Friday, 17 March 2017

Poptopia! I Review The Rhino 1997 3-CD Set (And Basically Just List All The Songs)

Originally published in Teenage Kicks #2 (Fall 1997)
By Devorah Ostrov

Power Pop Classics of the '70s, '80s, and '90s (Rhino Records)

Pete Townshend apparently coined the term, in a 1966 interview, as a way to describe the Who's music. Greg Shaw dedicated Bomp! magazine (and his life) to the genre. And Shaun Cassidy once claimed to be it.

Now, over the course of three CDs, spanning three decades (a total of 54 tracks), Rhino Records attempts the definitive power pop compendium. And by including just as many obscure non-hit wonders (Blue Ash, the SpongeTones, Candy, the Greenberry Woods) as bona fide stars (Cheap Trick, the Raspberries, Todd Rundgren, the Romantics, Matthew Sweet) along with thoroughly researched and well-written liner notes by the likes of Goldmine's John M. Borack and Yellow Pills' Jordan Oakes, they come pretty darn close.

The '70s collection wins hands down for familiarity. And for that reason, it will probably prove the most fun for the non-obsessive listener.

Disc #1 opens with the punch of the Raspberries' "Go All the Way," before it careens through Todd Rundgren's "Couldn't I Just Tell You," Big Star's "September Gurls," the Dwight Twilley Band's "I'm on Fire," the Flamin' Groovies' "Shake Some Action," Cheap Trick's "Come On, Come On," the Rubinoos' "I Wanna Be Your Boyfriend," the Records' "Starry Eyes," Nick Lowe's "Cruel to Be Kind," the Knack's "Good Girls Don't," Shoes' "Too Late," and the Beat's "Rock N Roll Girl." And that's just a partial listing. It's enough to make your head spin!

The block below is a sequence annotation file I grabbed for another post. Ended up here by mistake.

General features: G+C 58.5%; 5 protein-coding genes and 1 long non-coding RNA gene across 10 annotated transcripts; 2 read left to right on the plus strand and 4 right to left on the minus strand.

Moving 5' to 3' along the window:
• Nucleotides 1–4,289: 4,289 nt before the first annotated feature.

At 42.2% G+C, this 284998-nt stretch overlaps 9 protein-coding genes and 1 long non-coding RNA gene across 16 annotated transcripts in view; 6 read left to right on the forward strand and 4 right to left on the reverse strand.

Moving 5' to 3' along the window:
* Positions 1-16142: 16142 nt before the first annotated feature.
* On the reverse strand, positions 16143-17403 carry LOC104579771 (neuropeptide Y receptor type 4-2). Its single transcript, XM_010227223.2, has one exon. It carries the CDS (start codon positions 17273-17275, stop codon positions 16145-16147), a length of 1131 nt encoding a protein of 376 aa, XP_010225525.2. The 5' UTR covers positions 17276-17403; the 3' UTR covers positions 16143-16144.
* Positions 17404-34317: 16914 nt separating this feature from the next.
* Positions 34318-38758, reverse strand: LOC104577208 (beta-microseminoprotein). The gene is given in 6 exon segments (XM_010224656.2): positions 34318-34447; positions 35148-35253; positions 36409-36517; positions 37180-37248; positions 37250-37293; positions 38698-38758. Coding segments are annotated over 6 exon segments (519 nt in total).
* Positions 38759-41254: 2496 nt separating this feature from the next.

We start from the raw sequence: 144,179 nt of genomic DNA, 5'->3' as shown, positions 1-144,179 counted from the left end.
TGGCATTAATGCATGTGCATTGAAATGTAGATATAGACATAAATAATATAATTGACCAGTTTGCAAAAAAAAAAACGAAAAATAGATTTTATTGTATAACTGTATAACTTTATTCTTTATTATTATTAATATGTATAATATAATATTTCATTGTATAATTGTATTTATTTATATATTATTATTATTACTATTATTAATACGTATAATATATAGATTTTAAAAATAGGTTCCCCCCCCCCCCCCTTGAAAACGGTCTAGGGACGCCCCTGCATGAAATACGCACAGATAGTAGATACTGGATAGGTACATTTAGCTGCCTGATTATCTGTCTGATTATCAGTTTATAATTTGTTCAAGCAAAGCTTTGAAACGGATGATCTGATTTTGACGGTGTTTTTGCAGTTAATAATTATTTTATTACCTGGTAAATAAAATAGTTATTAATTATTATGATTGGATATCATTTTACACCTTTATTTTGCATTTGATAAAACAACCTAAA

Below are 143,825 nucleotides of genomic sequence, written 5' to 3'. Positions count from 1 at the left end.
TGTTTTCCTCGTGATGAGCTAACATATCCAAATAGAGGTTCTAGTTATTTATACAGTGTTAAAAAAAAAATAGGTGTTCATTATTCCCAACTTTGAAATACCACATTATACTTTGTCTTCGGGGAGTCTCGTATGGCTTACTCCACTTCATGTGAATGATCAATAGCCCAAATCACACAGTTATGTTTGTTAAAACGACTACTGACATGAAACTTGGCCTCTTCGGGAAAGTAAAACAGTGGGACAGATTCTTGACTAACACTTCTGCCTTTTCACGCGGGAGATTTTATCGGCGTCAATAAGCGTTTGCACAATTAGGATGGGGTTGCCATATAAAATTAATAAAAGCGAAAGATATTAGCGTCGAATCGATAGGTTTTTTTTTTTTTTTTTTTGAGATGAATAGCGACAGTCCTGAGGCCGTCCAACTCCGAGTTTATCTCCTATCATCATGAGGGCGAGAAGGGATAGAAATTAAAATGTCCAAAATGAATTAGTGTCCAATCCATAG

(On a subjective note, I would've replaced Fotomaker's whiny "Where Have You Been All My Life" with Milk 'N' Cookies' quintessential "Little, Lost and Innocent." And I would've found some way to squeeze in the Scruffs' "Break the Ice.")

But the '80s were no slouch either. Featured on disc 2 are Phil Seymour's wonderful "Baby It's You," the Plimsouls' "A Million Miles Away," Let's Active's "Every Word Means No," the Bangles' "Going Down to Liverpool," the dBs' "Love Is for Lovers," the Smithereens' "Behind the Wall of Sleep," the La's "There She Goes," and the Romantics' "What I Like about You" — perhaps the most annoyingly catchy song ever.

There's also a plethora of amazing, but sadly overlooked tunes: the Great Buildings' "Hold on to Something," the SpongeTones' "She Goes Out with Everybody," Candy's "Whatever Happened to Fun," and Bill Lloyd's "Lisa Anne," to name just a few.

Having a second chance to discover these gems is what makes this compilation (and the Rhino catalog in general) so necessary.

It's also heart-warming to know that power pop (sometimes in the guise of "modern rock") is alive and well (although still oddly ignored by radio programmers) in the '90s! On disc #3, you'll find Jellyfish's "That Is Why," Ride's "Twisterella," the Gigolo Aunts' "Cope," the Posies' "Solar Sister," Redd Kross' "Lady in the Front Row," as well as Matthew Sweet's "I've Been Waiting" and the Lemonheads' "Into Your Arms."

Plus, there's the marvelous "Rollin' Down the Hill" from the Rembrandts (who, as the liner notes point out, will probably be remembered only for the theme to Friends), and the melancholic "Proto-Pretty" from the Wondermints — a band I personally worship.

The three CDs are sold separately, so you can pick and choose which you like the most, but I heartily recommend you get all three. It makes for hours of true power pop nirvana!

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